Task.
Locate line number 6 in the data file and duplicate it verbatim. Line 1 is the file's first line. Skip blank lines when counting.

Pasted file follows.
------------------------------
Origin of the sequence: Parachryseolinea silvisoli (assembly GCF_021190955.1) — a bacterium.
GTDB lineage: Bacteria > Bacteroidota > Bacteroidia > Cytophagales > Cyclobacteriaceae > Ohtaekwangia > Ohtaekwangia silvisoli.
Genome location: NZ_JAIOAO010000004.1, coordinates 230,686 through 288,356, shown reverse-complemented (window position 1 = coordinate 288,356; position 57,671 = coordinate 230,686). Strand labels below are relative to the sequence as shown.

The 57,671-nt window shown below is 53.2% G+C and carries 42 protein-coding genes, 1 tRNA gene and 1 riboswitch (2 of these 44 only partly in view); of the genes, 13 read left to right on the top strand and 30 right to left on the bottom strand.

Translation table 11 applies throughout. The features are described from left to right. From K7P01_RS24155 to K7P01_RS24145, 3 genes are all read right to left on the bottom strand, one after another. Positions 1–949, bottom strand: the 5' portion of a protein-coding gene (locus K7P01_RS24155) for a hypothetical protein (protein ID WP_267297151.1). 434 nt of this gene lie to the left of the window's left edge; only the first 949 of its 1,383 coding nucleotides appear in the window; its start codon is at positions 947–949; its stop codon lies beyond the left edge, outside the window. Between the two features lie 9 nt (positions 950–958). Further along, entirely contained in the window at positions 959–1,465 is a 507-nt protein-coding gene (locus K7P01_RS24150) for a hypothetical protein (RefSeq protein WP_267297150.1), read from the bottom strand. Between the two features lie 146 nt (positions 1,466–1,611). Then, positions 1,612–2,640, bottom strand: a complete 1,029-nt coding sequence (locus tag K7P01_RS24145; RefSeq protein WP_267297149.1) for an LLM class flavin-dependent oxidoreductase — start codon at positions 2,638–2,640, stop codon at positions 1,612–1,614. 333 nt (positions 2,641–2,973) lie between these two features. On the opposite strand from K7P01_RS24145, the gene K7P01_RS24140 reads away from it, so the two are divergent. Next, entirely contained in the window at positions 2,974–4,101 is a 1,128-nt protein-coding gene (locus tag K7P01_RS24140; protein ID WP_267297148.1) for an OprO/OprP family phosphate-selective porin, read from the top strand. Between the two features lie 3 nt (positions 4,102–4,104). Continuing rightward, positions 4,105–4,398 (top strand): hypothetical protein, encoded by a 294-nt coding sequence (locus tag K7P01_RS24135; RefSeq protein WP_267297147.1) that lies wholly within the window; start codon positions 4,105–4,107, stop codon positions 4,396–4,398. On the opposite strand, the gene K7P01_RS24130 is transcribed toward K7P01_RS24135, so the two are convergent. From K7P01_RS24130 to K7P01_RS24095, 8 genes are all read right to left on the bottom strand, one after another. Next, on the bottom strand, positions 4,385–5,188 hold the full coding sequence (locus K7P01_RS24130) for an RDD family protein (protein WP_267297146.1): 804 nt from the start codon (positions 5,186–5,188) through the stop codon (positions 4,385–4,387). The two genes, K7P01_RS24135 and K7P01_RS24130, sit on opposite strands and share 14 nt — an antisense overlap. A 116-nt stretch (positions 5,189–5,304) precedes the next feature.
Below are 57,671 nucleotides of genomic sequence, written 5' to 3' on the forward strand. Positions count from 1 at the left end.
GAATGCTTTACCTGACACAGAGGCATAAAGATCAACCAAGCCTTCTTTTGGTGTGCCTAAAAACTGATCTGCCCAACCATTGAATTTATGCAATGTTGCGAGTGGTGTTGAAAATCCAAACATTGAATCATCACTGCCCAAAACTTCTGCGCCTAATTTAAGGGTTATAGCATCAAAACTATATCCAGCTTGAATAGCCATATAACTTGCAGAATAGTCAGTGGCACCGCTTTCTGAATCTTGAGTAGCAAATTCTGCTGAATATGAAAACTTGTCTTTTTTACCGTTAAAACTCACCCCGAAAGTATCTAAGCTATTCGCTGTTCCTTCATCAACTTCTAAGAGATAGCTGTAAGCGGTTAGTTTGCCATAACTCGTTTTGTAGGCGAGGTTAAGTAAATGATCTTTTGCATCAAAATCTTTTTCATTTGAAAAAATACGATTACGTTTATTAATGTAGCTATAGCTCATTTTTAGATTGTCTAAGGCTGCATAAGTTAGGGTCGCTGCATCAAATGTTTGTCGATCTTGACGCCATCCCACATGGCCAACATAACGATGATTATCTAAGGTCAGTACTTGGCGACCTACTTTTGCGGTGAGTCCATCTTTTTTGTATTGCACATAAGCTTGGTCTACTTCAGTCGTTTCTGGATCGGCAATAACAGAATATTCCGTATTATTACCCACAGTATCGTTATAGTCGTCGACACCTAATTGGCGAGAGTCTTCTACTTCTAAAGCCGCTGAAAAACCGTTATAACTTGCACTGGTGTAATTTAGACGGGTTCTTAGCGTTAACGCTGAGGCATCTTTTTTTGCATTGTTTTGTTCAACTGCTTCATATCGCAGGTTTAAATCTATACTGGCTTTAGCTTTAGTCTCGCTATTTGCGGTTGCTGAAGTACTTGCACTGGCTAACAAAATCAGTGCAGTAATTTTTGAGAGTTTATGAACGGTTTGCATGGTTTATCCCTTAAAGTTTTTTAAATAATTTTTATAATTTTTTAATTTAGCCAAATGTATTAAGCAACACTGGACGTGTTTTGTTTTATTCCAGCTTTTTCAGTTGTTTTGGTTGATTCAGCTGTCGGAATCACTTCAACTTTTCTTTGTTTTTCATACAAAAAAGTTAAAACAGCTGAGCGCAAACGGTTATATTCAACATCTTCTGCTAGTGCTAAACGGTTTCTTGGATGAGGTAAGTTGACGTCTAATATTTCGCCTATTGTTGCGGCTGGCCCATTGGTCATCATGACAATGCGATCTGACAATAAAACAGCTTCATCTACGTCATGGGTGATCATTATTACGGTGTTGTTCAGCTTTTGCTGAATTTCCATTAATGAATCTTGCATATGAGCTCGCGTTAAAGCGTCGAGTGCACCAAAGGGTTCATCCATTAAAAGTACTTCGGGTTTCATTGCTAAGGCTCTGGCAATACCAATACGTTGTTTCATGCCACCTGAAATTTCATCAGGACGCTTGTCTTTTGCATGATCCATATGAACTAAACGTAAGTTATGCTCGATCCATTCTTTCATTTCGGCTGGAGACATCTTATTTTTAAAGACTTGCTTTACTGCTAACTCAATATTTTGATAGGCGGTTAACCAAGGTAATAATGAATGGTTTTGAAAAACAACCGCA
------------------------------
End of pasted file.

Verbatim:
Below are 57,671 nucleotides of genomic sequence, written 5' to 3' on the forward strand. Positions count from 1 at the left end.